Everyone seeking to accurately describe this second position must distinguish between Christ’s intent to save and the extent of the satisfaction. The former is special, and for the elect alone, but the latter (the extent of His death) is general and for all. Disagree with it if you want, but you must still make the intent-extent distinction of you want to 1) accurately portray what they believe, and 2) detect the position in other theologians in the past. Objective historiography requires this.

Position 3: There is historical precedent for labeling this group as “high Calvinists,” but some in this group do not accept such a label. How they wish to be described is beside the point. They are a group of orthodox Calvinists who differ from the so-called “moderate” view when it comes to the extent of the atonement. For people in this camp, God’s effectual intent to save the elect alone and the extent of Christ’s satisfaction are equal in latitude: both are for the elect alone.

Since God intends to effect only the salvation of the elect, they argue that the imputation of sin to Christ corresponds to God’s electing purpose. They seek to verbally distance themselves from a crass commercialism or a quantitative equivalentism involved in Christ’s satisfaction for sin (i.e. so-much-suffering-for-so-many-elect-sins), but quantitative sin-bearing ideas and pecuniary cause-and-effect categories seem to inevitably arise in their frequent use of the double-payment argument, as well as (or especially) in John Owen’s famous “Trilemma.” Nevertheless, one should acknowledge in their descriptions of this group that they seek to distance themselves from commercialism, at least verbally, if not consistently. Also, the majority in this group see certain bounties of providence, or common grace, flowing to all as a result of Christ’s death. They tend to speak of a “universal aspect” in this sense alone, which sometimes confuses people since others conceive of a “universal aspect” differently, or of a “universal aspect” that involves an all-encompassing satisfaction for sin. The phrase “universal aspect” can therefore be ambiguous and confusing in the debate.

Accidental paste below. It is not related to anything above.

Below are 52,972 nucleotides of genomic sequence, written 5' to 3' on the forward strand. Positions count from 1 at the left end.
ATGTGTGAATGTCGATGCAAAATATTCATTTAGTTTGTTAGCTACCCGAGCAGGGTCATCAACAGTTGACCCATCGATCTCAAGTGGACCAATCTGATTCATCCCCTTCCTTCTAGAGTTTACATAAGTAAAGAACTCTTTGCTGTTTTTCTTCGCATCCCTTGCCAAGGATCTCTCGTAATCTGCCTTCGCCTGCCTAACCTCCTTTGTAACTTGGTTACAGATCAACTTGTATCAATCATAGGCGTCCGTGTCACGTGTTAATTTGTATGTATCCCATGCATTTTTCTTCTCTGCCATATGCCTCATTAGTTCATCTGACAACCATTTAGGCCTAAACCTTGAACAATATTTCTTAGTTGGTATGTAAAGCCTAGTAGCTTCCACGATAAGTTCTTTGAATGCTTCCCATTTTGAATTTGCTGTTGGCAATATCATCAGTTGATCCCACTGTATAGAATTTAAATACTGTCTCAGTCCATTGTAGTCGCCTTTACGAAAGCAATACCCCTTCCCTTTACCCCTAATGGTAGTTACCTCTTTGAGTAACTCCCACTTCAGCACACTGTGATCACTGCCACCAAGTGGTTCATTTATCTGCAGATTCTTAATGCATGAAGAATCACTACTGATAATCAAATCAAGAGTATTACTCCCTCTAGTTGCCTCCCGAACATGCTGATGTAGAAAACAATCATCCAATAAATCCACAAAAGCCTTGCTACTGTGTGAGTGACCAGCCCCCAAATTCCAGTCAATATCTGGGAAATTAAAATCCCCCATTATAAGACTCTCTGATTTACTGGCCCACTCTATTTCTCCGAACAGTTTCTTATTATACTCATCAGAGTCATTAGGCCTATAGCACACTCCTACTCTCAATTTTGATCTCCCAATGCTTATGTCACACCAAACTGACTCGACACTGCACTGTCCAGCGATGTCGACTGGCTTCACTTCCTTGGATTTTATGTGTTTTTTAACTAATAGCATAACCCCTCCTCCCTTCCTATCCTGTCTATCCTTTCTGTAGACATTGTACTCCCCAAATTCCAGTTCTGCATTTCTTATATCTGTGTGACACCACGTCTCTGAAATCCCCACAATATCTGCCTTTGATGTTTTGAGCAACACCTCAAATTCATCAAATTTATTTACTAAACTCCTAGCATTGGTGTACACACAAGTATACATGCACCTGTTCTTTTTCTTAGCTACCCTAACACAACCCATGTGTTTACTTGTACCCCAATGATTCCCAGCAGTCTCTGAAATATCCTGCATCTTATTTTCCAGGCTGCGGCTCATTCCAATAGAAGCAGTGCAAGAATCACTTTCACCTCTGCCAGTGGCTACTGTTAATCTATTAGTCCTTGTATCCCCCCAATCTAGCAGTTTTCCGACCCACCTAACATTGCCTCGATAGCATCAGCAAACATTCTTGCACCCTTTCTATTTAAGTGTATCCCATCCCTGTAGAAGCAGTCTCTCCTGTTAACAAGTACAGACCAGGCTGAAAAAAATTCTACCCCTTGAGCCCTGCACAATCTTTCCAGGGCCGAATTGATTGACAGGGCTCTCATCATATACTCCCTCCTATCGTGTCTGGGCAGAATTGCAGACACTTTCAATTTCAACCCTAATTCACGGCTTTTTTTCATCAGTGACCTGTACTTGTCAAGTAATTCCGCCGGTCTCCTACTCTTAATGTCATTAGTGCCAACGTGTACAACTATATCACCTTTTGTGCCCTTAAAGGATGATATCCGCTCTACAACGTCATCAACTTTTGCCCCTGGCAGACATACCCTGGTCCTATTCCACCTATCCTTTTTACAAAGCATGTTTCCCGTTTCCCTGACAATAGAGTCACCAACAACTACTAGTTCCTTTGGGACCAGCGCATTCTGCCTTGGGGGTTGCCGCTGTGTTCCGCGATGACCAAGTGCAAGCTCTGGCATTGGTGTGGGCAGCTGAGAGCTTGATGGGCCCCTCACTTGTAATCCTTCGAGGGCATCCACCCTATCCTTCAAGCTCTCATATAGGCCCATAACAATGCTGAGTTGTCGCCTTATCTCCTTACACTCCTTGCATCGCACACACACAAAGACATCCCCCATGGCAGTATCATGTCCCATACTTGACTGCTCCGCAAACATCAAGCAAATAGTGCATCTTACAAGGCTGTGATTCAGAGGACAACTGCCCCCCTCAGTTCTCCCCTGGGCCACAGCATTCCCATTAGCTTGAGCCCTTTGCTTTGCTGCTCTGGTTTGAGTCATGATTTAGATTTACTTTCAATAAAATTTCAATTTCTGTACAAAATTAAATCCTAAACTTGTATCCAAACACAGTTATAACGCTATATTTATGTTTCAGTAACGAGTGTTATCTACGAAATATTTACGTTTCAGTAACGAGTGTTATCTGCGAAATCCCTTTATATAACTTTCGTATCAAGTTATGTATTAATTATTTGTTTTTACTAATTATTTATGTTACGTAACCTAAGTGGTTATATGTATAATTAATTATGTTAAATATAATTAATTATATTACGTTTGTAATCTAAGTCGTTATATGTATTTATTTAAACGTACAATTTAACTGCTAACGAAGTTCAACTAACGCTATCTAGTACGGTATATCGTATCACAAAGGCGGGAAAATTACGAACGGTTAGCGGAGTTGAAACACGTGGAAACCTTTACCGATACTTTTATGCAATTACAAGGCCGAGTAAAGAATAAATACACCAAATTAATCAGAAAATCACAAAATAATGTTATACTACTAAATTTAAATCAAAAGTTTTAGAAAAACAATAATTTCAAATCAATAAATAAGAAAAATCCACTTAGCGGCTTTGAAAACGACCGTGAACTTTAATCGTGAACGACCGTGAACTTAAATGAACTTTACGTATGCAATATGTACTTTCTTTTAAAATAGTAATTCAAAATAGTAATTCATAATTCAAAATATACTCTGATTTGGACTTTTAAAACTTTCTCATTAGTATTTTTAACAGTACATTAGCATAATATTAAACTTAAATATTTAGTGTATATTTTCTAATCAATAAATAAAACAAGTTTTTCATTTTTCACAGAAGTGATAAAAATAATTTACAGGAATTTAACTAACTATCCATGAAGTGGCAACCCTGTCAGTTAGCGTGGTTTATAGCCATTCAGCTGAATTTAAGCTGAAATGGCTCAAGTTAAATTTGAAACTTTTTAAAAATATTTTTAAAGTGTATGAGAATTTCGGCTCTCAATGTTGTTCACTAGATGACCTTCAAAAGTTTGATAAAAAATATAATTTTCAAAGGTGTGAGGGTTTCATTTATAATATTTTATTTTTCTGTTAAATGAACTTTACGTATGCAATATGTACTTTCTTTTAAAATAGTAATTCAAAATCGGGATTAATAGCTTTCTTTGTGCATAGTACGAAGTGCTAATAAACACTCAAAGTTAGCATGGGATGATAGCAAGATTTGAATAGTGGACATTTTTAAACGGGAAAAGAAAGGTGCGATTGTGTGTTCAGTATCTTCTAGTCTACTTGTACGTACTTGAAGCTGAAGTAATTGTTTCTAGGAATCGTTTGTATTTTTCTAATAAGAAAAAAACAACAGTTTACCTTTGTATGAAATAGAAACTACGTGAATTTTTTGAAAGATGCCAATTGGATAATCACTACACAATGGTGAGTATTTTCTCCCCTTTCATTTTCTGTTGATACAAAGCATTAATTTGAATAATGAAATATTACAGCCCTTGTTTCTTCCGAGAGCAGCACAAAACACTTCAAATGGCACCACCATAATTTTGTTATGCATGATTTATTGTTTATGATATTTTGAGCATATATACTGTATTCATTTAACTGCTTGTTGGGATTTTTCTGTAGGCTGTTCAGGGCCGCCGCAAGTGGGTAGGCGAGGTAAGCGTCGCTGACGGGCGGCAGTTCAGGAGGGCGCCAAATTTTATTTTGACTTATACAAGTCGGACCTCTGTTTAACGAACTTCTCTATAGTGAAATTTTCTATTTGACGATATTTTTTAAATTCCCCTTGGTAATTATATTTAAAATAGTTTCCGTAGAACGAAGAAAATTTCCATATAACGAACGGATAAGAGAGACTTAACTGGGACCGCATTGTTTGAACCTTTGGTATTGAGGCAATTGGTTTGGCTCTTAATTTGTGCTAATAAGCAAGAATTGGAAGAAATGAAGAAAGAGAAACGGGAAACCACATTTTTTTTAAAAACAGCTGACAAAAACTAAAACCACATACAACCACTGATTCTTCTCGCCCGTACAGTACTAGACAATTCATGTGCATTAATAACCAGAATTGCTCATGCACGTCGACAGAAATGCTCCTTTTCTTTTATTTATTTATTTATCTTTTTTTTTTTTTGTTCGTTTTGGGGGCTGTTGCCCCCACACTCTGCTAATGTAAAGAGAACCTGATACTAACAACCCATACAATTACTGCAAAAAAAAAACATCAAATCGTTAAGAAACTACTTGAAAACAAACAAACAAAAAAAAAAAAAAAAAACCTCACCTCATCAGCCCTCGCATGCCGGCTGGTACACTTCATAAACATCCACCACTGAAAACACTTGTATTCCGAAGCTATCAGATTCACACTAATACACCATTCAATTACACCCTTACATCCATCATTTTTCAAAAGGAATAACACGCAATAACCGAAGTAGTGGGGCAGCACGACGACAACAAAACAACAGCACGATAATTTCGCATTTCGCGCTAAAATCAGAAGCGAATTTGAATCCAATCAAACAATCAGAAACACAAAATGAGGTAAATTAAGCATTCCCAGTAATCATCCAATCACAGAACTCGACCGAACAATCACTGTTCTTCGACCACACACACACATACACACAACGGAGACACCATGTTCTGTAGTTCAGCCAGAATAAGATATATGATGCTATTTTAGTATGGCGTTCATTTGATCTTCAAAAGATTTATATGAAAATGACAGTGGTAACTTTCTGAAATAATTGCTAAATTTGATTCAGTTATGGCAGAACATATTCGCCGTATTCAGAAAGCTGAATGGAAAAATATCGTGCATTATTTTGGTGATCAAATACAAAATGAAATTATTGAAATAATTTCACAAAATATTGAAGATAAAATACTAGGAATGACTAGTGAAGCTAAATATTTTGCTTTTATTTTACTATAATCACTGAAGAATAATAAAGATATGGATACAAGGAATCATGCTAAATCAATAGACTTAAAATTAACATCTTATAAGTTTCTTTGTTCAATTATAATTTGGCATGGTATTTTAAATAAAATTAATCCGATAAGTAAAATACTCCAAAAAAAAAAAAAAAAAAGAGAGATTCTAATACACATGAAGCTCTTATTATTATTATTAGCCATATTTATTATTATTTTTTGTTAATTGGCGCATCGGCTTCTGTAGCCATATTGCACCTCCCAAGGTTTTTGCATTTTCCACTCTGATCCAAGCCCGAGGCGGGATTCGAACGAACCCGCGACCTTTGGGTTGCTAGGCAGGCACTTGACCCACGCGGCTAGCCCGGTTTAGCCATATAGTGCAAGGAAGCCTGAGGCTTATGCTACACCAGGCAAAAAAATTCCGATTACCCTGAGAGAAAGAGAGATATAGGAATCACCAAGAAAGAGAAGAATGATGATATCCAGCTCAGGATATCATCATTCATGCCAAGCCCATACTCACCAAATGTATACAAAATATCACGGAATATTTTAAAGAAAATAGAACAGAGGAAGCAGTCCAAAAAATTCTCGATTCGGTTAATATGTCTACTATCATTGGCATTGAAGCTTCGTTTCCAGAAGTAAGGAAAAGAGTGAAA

While high Calvinists do agree with the moderate Calvinists that God desires the salvation of all men in His revealed will, they argue that Christ did not pay a ransom price or redeem any but the elect alone. There really is no need to make an intent-extent distinction in this view since both correspond to each other, which is one reason why they think they are logically consistent and others are not. However, it is still the case that people in this group (like all the others) need to make an intent-extent distinction (in terms of Christ’s intent to save and the extent of His satisfaction) if they want to properly describe people in the moderate group historically. If they have an honest desire to accurately describe “Amyraldism,” or other forms of so-called “Hypothetical Universalism,” making the intent-extent distinction is still necessary.